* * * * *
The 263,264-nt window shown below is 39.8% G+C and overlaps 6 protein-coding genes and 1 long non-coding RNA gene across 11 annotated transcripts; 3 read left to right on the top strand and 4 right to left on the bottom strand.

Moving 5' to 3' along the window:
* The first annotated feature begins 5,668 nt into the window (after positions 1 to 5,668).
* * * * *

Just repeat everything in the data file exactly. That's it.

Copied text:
The 263,264-nt window shown below is 39.8% G+C and overlaps 6 protein-coding genes and 1 long non-coding RNA gene across 11 annotated transcripts; 3 read left to right on the top strand and 4 right to left on the bottom strand.

Moving 5' to 3' along the window:
* The first annotated feature begins 5,668 nt into the window (after positions 1 to 5,668).